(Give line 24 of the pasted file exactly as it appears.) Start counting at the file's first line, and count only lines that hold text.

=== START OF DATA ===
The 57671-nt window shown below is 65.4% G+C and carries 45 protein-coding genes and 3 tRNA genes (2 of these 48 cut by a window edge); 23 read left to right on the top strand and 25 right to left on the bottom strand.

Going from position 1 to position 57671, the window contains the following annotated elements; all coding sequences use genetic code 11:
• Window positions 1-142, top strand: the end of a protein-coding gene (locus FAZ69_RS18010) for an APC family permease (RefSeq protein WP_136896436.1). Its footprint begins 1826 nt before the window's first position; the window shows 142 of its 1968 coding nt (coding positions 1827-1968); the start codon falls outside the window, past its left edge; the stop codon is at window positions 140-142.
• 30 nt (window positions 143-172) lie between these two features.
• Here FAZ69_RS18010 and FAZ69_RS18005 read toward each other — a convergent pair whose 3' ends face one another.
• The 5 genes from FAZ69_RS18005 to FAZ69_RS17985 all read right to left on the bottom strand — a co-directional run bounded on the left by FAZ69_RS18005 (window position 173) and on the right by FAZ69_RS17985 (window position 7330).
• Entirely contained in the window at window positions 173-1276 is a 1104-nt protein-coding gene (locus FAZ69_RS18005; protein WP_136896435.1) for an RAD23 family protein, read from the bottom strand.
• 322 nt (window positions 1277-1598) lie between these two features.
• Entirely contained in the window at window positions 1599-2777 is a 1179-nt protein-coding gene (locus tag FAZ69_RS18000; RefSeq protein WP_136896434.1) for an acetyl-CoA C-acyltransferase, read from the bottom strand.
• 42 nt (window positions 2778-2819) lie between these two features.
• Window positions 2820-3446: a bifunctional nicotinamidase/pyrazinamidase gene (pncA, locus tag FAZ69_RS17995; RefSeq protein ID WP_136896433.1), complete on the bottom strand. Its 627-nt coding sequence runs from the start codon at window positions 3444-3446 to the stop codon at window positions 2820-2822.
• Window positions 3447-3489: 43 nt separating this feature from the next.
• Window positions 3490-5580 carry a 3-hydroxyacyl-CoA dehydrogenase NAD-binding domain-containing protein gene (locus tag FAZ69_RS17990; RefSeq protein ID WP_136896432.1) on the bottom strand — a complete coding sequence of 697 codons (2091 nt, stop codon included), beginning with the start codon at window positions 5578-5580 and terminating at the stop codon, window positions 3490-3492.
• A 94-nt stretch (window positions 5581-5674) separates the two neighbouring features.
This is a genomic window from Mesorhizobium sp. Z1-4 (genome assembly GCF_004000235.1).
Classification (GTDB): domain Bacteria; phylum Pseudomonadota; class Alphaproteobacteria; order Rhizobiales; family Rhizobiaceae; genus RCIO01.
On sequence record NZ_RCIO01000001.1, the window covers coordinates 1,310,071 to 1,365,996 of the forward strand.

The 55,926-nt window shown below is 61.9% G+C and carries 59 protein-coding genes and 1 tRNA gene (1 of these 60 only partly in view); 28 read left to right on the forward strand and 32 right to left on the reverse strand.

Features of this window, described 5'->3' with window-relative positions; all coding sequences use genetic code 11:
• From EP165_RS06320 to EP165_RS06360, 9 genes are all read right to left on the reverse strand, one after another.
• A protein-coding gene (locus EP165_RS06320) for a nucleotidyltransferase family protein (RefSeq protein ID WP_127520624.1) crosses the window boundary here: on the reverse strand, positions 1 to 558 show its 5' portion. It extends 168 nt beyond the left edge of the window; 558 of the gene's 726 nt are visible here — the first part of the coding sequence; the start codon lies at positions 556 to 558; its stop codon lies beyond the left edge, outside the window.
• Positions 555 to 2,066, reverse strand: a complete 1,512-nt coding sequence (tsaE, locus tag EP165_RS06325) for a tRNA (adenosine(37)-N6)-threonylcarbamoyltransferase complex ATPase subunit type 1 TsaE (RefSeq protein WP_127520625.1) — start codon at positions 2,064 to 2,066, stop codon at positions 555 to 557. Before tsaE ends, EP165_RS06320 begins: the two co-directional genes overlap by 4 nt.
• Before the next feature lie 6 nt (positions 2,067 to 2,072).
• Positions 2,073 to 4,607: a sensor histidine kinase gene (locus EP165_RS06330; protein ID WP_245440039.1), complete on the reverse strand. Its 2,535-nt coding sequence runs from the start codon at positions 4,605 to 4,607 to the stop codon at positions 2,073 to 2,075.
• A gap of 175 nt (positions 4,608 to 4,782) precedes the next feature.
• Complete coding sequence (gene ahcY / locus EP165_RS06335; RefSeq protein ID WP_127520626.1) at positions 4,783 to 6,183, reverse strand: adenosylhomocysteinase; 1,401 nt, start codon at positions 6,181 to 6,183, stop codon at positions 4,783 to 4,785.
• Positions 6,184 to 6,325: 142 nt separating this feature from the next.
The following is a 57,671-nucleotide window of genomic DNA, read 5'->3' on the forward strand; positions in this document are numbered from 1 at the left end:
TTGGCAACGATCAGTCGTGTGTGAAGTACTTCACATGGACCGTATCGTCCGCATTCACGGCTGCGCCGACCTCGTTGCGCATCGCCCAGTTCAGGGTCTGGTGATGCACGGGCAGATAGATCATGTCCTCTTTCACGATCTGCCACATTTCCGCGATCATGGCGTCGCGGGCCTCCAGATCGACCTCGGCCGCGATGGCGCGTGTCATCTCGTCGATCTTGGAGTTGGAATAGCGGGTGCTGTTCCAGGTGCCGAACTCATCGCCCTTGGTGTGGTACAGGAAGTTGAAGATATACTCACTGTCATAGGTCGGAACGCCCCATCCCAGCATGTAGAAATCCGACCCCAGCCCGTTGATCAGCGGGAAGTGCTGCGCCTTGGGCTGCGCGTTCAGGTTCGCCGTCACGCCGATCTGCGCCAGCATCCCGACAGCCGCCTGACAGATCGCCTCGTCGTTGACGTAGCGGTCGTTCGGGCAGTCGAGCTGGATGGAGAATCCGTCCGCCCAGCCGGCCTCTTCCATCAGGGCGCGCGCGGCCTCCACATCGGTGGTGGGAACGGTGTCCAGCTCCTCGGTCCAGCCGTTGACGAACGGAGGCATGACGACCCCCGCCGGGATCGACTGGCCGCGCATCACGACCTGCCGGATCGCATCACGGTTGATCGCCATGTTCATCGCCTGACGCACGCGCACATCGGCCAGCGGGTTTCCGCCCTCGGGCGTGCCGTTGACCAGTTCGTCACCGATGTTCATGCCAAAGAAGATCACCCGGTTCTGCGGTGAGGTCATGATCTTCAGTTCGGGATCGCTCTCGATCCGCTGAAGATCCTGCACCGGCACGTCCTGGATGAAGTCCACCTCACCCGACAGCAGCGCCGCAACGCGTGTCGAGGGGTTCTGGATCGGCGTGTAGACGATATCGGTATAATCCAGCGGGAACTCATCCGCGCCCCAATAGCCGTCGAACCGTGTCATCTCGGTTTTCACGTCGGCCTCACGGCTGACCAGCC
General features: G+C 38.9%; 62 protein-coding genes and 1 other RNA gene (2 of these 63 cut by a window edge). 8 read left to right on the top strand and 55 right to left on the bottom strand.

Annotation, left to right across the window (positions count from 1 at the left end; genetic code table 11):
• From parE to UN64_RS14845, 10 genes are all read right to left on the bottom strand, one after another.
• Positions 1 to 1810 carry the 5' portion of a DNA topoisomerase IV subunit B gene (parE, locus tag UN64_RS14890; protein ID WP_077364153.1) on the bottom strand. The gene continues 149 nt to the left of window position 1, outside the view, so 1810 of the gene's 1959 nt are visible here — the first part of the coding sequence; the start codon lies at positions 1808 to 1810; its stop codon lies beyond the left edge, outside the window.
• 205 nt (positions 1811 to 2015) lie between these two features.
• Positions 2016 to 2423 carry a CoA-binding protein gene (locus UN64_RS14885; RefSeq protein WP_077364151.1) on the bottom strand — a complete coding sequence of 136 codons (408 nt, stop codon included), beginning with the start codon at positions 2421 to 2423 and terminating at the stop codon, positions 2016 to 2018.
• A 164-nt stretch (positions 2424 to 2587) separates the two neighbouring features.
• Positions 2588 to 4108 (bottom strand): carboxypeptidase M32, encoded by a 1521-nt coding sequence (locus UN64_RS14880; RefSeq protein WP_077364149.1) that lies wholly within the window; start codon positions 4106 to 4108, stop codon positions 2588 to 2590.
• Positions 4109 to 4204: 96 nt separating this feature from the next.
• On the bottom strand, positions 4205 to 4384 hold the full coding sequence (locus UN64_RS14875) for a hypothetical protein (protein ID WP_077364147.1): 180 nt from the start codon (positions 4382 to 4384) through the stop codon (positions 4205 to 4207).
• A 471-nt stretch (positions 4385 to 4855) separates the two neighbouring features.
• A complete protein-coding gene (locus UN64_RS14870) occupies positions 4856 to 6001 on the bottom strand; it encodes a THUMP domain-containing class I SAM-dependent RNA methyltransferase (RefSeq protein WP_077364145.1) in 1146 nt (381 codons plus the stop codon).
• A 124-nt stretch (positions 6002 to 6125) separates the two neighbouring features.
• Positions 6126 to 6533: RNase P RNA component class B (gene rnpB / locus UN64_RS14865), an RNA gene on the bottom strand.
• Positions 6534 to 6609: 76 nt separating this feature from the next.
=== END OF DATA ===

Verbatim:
• Positions 2,073 to 4,607: a sensor histidine kinase gene (locus EP165_RS06330; protein ID WP_245440039.1), complete on the reverse strand. Its 2,535-nt coding sequence runs from the start codon at positions 4,605 to 4,607 to the stop codon at positions 2,073 to 2,075.